The novel of ideas emerges whenever Gifty grapples with the philosophical question of the essence of human life in a way that goes beyond the science-versus-religion debate. These passages are among the most poetic and moving in the novel. Gifty is obsessed with what it means to be a human being, and is ambivalent over whether science has the final say on the matter. A biology teacher once told her that the human is the only animal who believes “he has transcended his kingdom.” Gifty seems tempted to believe that he has. Describing her early life, she says, “I had traded the Pentecostalism of my childhood for this new religion,” that is, neuroscience. But later, thinking about Nana, she rebels against her new religion: “What I can say for certain is that there is no case study in the world that could capture the whole animal of my brother, that could show how smart and kind and generous he was, how much he wanted to get better, how much he wanted to live.” The question becomes ever more pressing once Gifty’s mother arrives in Stanford. She represents a crossroads between a theological and a scientific view of the person: a suffering soul who needs both God and modern medicine to survive. Now, she can no longer take care of herself, and depends on Gifty for everything. She spends most of her time in bed, turned away, facing the wall. “What do you say to a woman’s back, your mother’s back?” Gifty wonders.
The migration story takes over whenever it becomes evident that, for Gifty, the question of science and religion is forever linked with how she relates to her roots. Yet America—the land of science, technology, and progress—has an edge on her roots, not only because Gifty chooses to make her life there (she never considers moving back to Ghana), but rather because she is gifted and ambitious. Despite the prejudices she undoubtedly encounters in it, Gifty fits right in within a certain America—the affluent, cutthroat, meritocratic America of universities and research labs and grant money. She sounds like a true believer, like someone who has fully embraced this world: “I wanted a profile in The New Yorker, invitations to speak at conferences, and money.” The passages describing Gifty’s career trajectory often come off as rote or unconvincing.
I want money and a house with a pool and a partner who loves me and my own lab filled with only the most brilliant and strong women. I want a dog and a Nobel Prize and to find a cure to addiction and depression and everything else that ails us. I want everything and I want to want less.
Transcendent Kingdom is good at analyzing ideas about science and religion. It is less good at analyzing the tradeoffs that come with adopting meritocratic America as one’s homeland. It therefore fails to grasp the key question that haunts this book: whether it is possible to be a genuine religious believer in a modern, technological culture, such as the America that Gifty has embraced. Ambition is good, and Gifty’s are mostly laudable goals. Moreover, with the phrase “I want to want less,” she hints at self-awareness: maybe obsession with money and fame is not as admirable as the desire to become a great scientist. But is this world truly hospitable to someone with Gifty’s background and roots? Is there a moral or spiritual cost of entry? Can the pursuit of real faith and hope survive in a milieu obsessed with awards and status? A novel that is so nuanced about tough topics like religion, science, depression, and addiction seems, on balance, to be excessively enthusiastic about the more dubious promises of the Millennial rat race.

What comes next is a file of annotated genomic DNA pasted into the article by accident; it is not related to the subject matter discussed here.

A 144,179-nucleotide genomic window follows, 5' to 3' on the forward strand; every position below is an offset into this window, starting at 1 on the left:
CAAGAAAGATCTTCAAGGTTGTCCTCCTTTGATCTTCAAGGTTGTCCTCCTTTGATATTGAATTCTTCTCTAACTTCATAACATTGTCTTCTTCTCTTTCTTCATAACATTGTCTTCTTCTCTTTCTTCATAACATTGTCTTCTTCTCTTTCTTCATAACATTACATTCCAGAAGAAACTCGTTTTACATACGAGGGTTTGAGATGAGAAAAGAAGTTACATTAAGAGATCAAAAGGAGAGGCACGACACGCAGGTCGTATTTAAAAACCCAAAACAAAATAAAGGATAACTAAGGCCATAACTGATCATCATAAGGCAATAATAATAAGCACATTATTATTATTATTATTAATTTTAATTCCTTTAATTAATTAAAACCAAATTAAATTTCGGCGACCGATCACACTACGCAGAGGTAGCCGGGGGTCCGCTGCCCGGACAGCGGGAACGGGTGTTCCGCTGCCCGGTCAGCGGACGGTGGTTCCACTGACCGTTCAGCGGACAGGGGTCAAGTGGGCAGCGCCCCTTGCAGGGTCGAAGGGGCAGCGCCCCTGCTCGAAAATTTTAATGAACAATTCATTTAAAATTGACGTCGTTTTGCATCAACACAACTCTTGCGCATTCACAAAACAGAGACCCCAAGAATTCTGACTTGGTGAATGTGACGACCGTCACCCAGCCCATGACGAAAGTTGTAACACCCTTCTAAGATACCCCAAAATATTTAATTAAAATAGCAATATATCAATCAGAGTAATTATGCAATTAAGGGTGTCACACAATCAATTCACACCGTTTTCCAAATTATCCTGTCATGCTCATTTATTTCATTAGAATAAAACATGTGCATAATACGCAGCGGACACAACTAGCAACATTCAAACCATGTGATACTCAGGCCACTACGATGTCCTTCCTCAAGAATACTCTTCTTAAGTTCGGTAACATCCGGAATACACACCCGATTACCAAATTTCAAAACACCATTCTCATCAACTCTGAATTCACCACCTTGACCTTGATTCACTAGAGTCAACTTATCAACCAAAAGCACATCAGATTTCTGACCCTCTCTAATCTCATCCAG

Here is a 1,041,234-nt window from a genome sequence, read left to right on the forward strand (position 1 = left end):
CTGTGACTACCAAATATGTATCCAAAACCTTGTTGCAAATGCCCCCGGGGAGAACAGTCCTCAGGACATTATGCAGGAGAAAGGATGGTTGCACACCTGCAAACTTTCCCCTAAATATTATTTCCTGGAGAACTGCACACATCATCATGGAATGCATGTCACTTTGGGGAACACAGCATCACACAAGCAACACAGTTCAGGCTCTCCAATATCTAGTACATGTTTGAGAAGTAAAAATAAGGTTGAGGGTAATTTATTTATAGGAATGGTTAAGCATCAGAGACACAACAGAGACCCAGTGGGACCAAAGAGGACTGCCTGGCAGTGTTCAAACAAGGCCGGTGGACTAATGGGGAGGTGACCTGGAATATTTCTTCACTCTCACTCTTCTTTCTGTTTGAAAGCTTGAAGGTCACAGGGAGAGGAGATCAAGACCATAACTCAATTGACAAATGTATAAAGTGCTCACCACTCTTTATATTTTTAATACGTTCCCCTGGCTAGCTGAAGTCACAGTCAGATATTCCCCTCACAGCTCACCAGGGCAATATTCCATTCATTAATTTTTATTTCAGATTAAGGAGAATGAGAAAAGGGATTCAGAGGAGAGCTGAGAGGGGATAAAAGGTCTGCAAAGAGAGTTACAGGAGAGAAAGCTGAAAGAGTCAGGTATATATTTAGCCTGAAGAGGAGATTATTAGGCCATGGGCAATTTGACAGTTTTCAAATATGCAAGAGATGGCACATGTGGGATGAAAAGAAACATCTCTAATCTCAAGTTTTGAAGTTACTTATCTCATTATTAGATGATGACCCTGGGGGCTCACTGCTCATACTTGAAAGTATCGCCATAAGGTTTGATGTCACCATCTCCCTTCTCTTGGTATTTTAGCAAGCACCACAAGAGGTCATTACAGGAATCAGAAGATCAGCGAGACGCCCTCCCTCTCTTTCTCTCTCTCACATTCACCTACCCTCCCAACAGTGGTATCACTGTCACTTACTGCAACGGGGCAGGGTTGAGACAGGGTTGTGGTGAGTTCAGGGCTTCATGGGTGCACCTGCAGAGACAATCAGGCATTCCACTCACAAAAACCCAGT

This enthusiasm is jarring when compared with those voices that deliver an outsider’s critique of the West. When Nana and Gifty say that they don’t believe in ghosts, their mother “chided us for becoming too American, by which she meant we didn’t believe in anything.” The Chin Chin Man says that “in my country, people may not have money, but they have happiness in abundance…. No one in America is enjoying.” While visiting Ghana as a teenager, Gifty encounters a pastor who “looked right at me when he said that the pride of the West was in its inability to truly believe.” I wish Gyasi had allowed the novel to develop this critique of contemporary society further than it did (as she does, in a different way, in Homegoing, her first novel).
Gifty’s life isn’t easy: she has an identity that stretches across borders, and spends difficult years toggling between belief and unbelief. But being such a person comes with one big advantage: a perch from which one can view two worlds with the accuracy only available to an outsider. The mature Gifty at the end of the novel has a unique vantage point from which to examine the gilded society in which she now flourishes. I would read another novel about Gifty and the second part of her life. Transcendent Kingdom is a work of true feeling and intelligence, and its story could cover more ground.
Alfred A. Knopf
$27.95 | 288 pp.